Ilari Sahamies cares not for the facets of everyday life. The Finn has worn the same non-descript grey tracksuit for most of the week. He’s ambivalent towards TV cameras. He peppers any quotes to the press with unusable expletives. He forgets what the blinds are and goes home only two nights a week. He’ll also spend €2,000 for a massage therapist to rub his naked head.
He doesn’t care about any of this because his life is poker. “That’s Ilari,” say the Finnish press and they’re right. Ilari knows poker, and he’s brilliant at it.
Making it look easy: Ilari Sahamies
So unmoved is he by details that he may not even know the kind of week he’s having, although one suspects where poker is concerned he has every corner covered.
Tonight he reached his second final table of the week, following the Super High Roller last weekend where he earned €291,900 for fourth place. Sahamies had been irritated by that perceived shortfall, and joined the main event runners the next day to shake it off. Frankly, he’s been in his comfort zone ever since.
Sahamies in action
Sahamies admitted that he is beginning to enjoy Barcelona, even if he has been forced to curtail his usual party instincts. “I am not drinking, that is the only difference,” he said when asked how he accounts for his remarkable form this week.
But his old fans need not be concerned that the old Ilari is gone forever. “No, no, no, no, no,” he said, when asked if he was now going teetotal. “Of course not…I will drink again, but not today.”
Sahamies leads the final with 7,885,000 chips, eliminating Ole Schemion in the last hand of the night to secure his lead ahead of Samuel Rodriguez. The Spaniard Rodriguez had led at 24 and was one of five locals at the start. Now, having performed well against more experienced opponents, he becomes Spain’s only hope to end the home nation drought – not only for a first EPT win on home soil, but of a first win anywhere.
First cash, first final, first Spaniard?: Samuel Rodriguez
It’s time to consider who now can actually stop Sahamies. If experience was key it would be John Juanda.
Juanda, who has performed with predictable élan this week, is certainly capable, and has five World Series bracelets to prove it. His problem will not be experience but a stack of 1,890,000. Juanda though is among that rare breed that can make a short stack do tricks.
Last of the non-Europeans: John Juanda
Had Joni Jouhkimainen, from Helsinki, had more than 1,510,000 chips he would also have ranked as an obvious contender. He’s still obvious, and a glance through his record shows not only a talented player but also one on form. Can he overcome the disadvantage of the short stack at the start to take on his countryman? Could the unlikely figures of Sinel Anton from Romania or Mikalai Pobal from Belarus pull out the shock win of the week?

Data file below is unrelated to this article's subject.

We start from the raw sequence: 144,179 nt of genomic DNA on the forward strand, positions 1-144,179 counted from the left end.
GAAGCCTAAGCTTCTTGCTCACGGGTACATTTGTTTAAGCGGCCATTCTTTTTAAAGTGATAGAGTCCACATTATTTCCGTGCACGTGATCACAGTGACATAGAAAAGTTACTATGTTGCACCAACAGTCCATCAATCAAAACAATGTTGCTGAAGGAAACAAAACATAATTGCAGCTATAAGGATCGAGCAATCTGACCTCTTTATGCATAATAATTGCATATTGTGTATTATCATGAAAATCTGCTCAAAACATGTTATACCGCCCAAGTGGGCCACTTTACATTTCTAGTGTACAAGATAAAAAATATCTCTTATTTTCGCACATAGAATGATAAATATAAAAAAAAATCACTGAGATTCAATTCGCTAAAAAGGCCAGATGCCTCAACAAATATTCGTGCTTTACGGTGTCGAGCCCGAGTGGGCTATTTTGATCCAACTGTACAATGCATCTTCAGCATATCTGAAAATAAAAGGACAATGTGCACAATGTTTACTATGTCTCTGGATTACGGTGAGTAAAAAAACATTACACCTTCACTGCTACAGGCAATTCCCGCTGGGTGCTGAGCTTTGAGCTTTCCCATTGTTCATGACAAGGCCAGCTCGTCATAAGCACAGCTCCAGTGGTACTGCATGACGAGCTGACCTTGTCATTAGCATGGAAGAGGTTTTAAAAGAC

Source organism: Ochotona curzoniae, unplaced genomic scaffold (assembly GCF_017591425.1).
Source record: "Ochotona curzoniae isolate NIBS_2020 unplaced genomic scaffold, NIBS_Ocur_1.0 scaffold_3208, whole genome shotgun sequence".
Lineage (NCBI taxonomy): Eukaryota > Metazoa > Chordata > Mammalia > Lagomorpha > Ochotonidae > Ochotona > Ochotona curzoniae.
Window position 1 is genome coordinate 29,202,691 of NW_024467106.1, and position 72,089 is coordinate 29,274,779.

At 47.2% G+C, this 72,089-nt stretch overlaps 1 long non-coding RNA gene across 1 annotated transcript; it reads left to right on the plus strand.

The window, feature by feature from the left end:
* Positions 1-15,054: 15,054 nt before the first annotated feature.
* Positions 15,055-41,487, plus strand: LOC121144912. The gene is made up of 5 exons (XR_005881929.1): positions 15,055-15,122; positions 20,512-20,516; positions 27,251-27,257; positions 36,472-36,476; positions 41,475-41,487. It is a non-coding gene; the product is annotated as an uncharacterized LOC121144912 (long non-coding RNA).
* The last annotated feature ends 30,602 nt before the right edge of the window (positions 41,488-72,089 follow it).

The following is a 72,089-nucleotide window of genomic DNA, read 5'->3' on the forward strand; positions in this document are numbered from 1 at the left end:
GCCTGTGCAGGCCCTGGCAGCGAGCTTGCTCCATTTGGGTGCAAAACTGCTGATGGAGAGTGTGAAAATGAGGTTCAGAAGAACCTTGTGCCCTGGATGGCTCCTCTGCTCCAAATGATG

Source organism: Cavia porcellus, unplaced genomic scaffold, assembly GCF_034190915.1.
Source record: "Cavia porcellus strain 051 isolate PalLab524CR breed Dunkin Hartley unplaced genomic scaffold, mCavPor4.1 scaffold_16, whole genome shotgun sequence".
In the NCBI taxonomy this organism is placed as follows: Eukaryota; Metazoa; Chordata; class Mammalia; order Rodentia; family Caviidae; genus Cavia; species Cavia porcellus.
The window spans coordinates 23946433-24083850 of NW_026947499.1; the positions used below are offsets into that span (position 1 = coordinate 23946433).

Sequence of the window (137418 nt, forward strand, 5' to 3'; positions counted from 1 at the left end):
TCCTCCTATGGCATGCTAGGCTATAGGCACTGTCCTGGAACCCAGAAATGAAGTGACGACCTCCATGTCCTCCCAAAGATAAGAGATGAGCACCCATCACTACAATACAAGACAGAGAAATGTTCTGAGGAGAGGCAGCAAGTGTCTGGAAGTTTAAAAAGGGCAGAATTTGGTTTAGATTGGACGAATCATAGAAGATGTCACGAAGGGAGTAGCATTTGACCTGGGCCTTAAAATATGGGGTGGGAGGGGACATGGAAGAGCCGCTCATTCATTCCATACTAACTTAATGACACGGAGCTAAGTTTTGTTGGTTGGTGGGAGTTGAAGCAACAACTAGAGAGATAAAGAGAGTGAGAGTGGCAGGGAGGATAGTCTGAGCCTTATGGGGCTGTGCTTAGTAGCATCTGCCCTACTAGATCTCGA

A star in the making: Joni Jouhkimainen
Earlier today we detailed eight rookies who had less than $10,000 in live winnings. Today all of them smashed their personal bests, while four – Anaras Alekberovas ($1,107 career earnings), Mikalai Pobal ($9,805), Antonin Duda ($723), Samuel Rodriguez ($0) – can now claim to have reached a first major (or minor for that matter) final. Credit should go to all of them.
Here’s how they’ll line up at 1pm tomorrow:
Seat 1. Anaras Alekberovas – 4,430,000
Seat 2. Ilari Sahamies – 7,885,000
Seat 3. Antonin Duda – 3,445,000
Seat 4. Samuel Rodriguez – 6,450,000
Seat 5. John Juanda – 1,890,000
Seat 6. Joni Jouhkimainen – 1,510,000
Seat 7. Mikalai Pobal – 4,410,000
Seat 8. Sinel Anton – 2,355,000
That the rookies will be returning tomorrow was because the familiar faces disappeared into the crowd early.
Lucille Cailly, Roberto Romanello and Alain Roy each departed in the first level, their combined earnings eclipsing the entire field barring Juanda. For Cailly it was a second deep run in a row following her second-place finish in the Grand Final. For Romanello it meant the end of another run of a second EPT title, keeping the debate alive.
Not this time for Roberto Romanello
We also lost Fatima Moreira de Melo, whose stature at the poker table increases every tournament. She recorded a career best finish, busting in 16th place. An ice cream later and the pit-bull herself was well on her way to chilling.
The pit-bull herself, Fatima Moreira de Melo
The final eight now return tomorrow where after photographs and interviews have been carried out play will start at 1pm. That will actually be 2pm when EPT Live begins its broadcast with a one hour delay.
Laurent Polito leads the assembled high rollers. You can track his progress and everyone else’s in our High Roller coverage, one of countless side events this week, the results for which can be found here.
Events tomorrow should be worth following from the start, particularly if previous years are anything to go by.